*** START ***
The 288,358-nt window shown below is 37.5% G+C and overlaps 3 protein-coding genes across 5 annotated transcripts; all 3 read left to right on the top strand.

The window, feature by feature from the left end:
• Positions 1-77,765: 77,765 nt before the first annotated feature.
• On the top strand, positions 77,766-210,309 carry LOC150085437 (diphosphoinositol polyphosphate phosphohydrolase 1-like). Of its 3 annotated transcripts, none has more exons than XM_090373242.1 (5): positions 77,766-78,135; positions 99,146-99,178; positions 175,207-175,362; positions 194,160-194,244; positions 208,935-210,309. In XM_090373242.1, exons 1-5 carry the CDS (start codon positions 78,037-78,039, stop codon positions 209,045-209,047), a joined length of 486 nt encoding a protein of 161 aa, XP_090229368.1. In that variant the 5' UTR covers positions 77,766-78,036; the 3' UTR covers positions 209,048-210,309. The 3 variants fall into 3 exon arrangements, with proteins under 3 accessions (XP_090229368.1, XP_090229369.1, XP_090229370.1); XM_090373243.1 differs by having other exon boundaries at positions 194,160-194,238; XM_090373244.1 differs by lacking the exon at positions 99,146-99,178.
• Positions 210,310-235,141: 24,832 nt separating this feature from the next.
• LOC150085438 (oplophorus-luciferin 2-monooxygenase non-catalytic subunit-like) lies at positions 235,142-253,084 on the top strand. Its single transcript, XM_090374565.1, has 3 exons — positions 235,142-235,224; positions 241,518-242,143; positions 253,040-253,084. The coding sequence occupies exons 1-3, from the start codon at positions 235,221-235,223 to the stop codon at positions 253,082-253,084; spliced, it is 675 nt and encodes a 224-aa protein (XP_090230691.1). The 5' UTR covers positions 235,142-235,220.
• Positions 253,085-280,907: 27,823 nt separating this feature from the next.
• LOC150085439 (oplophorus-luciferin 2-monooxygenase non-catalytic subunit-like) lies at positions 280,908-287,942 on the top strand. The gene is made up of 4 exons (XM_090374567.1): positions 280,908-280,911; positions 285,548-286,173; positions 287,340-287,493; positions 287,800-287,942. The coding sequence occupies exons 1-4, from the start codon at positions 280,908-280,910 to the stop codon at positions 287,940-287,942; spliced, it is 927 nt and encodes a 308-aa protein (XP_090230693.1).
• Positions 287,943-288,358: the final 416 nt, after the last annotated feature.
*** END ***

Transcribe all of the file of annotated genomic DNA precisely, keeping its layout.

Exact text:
The 288,358-nt window shown below is 37.5% G+C and overlaps 3 protein-coding genes across 5 annotated transcripts; all 3 read left to right on the top strand.

The window, feature by feature from the left end:
• Positions 1-77,765: 77,765 nt before the first annotated feature.
• On the top strand, positions 77,766-210,309 carry LOC150085437 (diphosphoinositol polyphosphate phosphohydrolase 1-like). Of its 3 annotated transcripts, none has more exons than XM_090373242.1 (5): positions 77,766-78,135; positions 99,146-99,178; positions 175,207-175,362; positions 194,160-194,244; positions 208,935-210,309. In XM_090373242.1, exons 1-5 carry the CDS (start codon positions 78,037-78,039, stop codon positions 209,045-209,047), a joined length of 486 nt encoding a protein of 161 aa, XP_090229368.1. In that variant the 5' UTR covers positions 77,766-78,036; the 3' UTR covers positions 209,048-210,309. The 3 variants fall into 3 exon arrangements, with proteins under 3 accessions (XP_090229368.1, XP_090229369.1, XP_090229370.1); XM_090373243.1 differs by having other exon boundaries at positions 194,160-194,238; XM_090373244.1 differs by lacking the exon at positions 99,146-99,178.
• Positions 210,310-235,141: 24,832 nt separating this feature from the next.
• LOC150085438 (oplophorus-luciferin 2-monooxygenase non-catalytic subunit-like) lies at positions 235,142-253,084 on the top strand. Its single transcript, XM_090374565.1, has 3 exons — positions 235,142-235,224; positions 241,518-242,143; positions 253,040-253,084. The coding sequence occupies exons 1-3, from the start codon at positions 235,221-235,223 to the stop codon at positions 253,082-253,084; spliced, it is 675 nt and encodes a 224-aa protein (XP_090230691.1). The 5' UTR covers positions 235,142-235,220.
• Positions 253,085-280,907: 27,823 nt separating this feature from the next.
• LOC150085439 (oplophorus-luciferin 2-monooxygenase non-catalytic subunit-like) lies at positions 280,908-287,942 on the top strand. The gene is made up of 4 exons (XM_090374567.1): positions 280,908-280,911; positions 285,548-286,173; positions 287,340-287,493; positions 287,800-287,942. The coding sequence occupies exons 1-4, from the start codon at positions 280,908-280,910 to the stop codon at positions 287,940-287,942; spliced, it is 927 nt and encodes a 308-aa protein (XP_090230693.1).
• Positions 287,943-288,358: the final 416 nt, after the last annotated feature.